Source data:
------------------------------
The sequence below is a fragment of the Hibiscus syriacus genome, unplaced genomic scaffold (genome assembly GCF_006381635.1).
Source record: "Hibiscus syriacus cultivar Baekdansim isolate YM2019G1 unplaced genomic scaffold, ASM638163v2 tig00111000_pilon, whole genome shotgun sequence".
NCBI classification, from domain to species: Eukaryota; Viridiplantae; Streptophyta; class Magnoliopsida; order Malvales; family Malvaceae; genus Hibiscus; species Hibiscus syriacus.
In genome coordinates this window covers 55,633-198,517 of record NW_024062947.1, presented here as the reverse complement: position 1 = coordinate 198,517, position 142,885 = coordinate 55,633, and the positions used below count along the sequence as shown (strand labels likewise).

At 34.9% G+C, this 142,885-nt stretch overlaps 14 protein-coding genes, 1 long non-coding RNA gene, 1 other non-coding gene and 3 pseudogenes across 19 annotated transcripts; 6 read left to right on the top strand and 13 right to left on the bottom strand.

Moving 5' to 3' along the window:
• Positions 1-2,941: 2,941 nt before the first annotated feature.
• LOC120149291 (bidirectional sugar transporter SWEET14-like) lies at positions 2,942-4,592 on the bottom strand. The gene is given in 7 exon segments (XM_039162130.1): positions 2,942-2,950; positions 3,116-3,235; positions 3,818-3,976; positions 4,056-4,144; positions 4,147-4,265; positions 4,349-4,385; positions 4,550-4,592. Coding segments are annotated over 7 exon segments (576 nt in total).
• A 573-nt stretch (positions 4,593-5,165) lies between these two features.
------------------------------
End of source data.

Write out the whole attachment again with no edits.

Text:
The sequence below is a fragment of the Hibiscus syriacus genome, unplaced genomic scaffold (genome assembly GCF_006381635.1).
Source record: "Hibiscus syriacus cultivar Baekdansim isolate YM2019G1 unplaced genomic scaffold, ASM638163v2 tig00111000_pilon, whole genome shotgun sequence".
NCBI classification, from domain to species: Eukaryota; Viridiplantae; Streptophyta; class Magnoliopsida; order Malvales; family Malvaceae; genus Hibiscus; species Hibiscus syriacus.
In genome coordinates this window covers 55,633-198,517 of record NW_024062947.1, presented here as the reverse complement: position 1 = coordinate 198,517, position 142,885 = coordinate 55,633, and the positions used below count along the sequence as shown (strand labels likewise).

At 34.9% G+C, this 142,885-nt stretch overlaps 14 protein-coding genes, 1 long non-coding RNA gene, 1 other non-coding gene and 3 pseudogenes across 19 annotated transcripts; 6 read left to right on the top strand and 13 right to left on the bottom strand.

Moving 5' to 3' along the window:
• Positions 1-2,941: 2,941 nt before the first annotated feature.
• LOC120149291 (bidirectional sugar transporter SWEET14-like) lies at positions 2,942-4,592 on the bottom strand. The gene is given in 7 exon segments (XM_039162130.1): positions 2,942-2,950; positions 3,116-3,235; positions 3,818-3,976; positions 4,056-4,144; positions 4,147-4,265; positions 4,349-4,385; positions 4,550-4,592. Coding segments are annotated over 7 exon segments (576 nt in total).
• A 573-nt stretch (positions 4,593-5,165) lies between these two features.